Top 5 Ways to Improve Running Form



You've probably seen runners bounding down the path, springing from foot to foot, catching air with each step. It looks really athletic, but it wastes energy, can cause you to run slower and increases the risk of injury. The higher you go between each step, the farther you have to fall and the more you decelerate with each step. This killed momentum has to be regenerated, leading to muscle fatigue, joint strain and an inefficient stride. Reduce bounce by concentrating on keeping your feet close to the ground between steps. This will not only limit the time you spend in the air, but it should also quicken your stride.

You can also recruit your arms to help decrease bounce by keeping them bent at a 90-degree angle and minimizing the swinging motion. This will help keep your momentum in check, holding you closer to the ground between strides.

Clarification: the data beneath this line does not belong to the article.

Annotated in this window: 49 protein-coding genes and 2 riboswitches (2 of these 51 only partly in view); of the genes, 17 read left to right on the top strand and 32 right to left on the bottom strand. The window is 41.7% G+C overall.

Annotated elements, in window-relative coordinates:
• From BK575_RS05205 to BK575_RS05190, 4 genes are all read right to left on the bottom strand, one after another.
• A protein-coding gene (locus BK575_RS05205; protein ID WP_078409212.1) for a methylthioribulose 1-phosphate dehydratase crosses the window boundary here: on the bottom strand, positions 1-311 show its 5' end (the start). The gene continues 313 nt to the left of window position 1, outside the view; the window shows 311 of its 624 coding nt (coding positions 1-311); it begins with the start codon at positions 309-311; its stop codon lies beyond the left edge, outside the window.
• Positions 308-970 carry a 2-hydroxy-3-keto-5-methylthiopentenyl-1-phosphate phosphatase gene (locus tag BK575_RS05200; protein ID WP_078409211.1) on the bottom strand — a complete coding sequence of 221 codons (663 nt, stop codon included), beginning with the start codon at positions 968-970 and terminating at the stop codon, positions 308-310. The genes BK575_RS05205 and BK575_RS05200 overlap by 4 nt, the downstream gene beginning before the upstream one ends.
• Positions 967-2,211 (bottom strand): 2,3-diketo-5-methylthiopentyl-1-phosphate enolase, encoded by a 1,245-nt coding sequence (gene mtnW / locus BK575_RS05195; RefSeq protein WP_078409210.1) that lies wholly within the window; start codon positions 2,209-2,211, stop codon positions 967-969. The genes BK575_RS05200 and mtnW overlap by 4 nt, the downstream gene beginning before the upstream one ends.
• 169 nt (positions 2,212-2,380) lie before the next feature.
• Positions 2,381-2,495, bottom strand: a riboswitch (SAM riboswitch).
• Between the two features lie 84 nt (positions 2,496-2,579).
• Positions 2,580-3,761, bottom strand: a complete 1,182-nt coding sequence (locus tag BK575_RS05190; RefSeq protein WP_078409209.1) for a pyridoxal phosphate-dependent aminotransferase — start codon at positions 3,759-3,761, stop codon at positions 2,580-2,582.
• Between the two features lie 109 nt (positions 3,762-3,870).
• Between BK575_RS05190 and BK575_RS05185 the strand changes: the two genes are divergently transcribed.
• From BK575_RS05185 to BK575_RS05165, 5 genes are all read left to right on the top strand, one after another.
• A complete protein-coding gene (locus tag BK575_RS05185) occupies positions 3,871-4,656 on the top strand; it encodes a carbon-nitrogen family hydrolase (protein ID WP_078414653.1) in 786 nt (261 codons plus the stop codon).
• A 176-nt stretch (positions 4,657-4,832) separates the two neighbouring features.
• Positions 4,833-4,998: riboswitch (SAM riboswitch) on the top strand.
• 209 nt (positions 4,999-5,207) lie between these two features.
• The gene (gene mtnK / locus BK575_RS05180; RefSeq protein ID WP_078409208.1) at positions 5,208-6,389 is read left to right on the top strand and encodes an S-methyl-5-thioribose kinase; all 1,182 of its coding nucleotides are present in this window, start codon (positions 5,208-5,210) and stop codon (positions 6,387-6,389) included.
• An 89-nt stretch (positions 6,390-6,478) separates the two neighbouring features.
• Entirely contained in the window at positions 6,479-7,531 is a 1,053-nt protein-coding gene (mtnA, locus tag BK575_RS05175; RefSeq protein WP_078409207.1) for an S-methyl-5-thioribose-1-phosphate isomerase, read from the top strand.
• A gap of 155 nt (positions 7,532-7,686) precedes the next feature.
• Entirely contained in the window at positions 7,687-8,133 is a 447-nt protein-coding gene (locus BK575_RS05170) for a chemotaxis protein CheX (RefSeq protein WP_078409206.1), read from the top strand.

If you're interested in becoming a runner, it doesn't have to be complicated. It really can be as simple as going outside and putting one foot in front of the other. But paying attention to your form can help make your runs more enjoyable -- and safer. For lots more information on running and proper form, read on to the next page.

Related Articles


  • Eyestone, Ed. Runner's World. "Increase Your Stride Rate." (March, 2007),7120,s6-238-267--11604-0,00.html
  • Galloway, Jeff. "Jeff Galloway's Book on Running." (February, 2002)'s%20book%20on%20running&pg=PP1#v=onepage&q&f=false
  • Hasegawa, Hiroshi; Yamauchi, Takeshi; Kramer, William J. "Foot Strike Patterns of Runners At the 15-Km Point During An Elite-Level Half Marathon." The Journal of Strength & Conditioning Research. (August 2007)
  • Lieberman, Daniel. "Foot strike patterns and collision forces in habitually barefoot versus shod runners." Nature. (January 28, 2010)
  • Running USA. Statistics. (July 17, 2010)
  • Science Daily. "Barefoot Running: How Humans Ran Comfortably and Safely Before the Invention of Shoes." (February 1, 2010)
  • Talk Triathlon. "The Foot Strike Debate, Finally Some Unbiased Information." (June 25, 2009)
  • Tucker, Ross; Dugas, Jonathan. "Heel vs. Midfoot vs. Forefoot: How do elite runners land?" The Science of Sport. (April 1, 2008)
  • Unger Hahn, Jane. "The Perfect Form." Runners World. (August, 2004),7120,s6-238-267-268-8210-0,00.html


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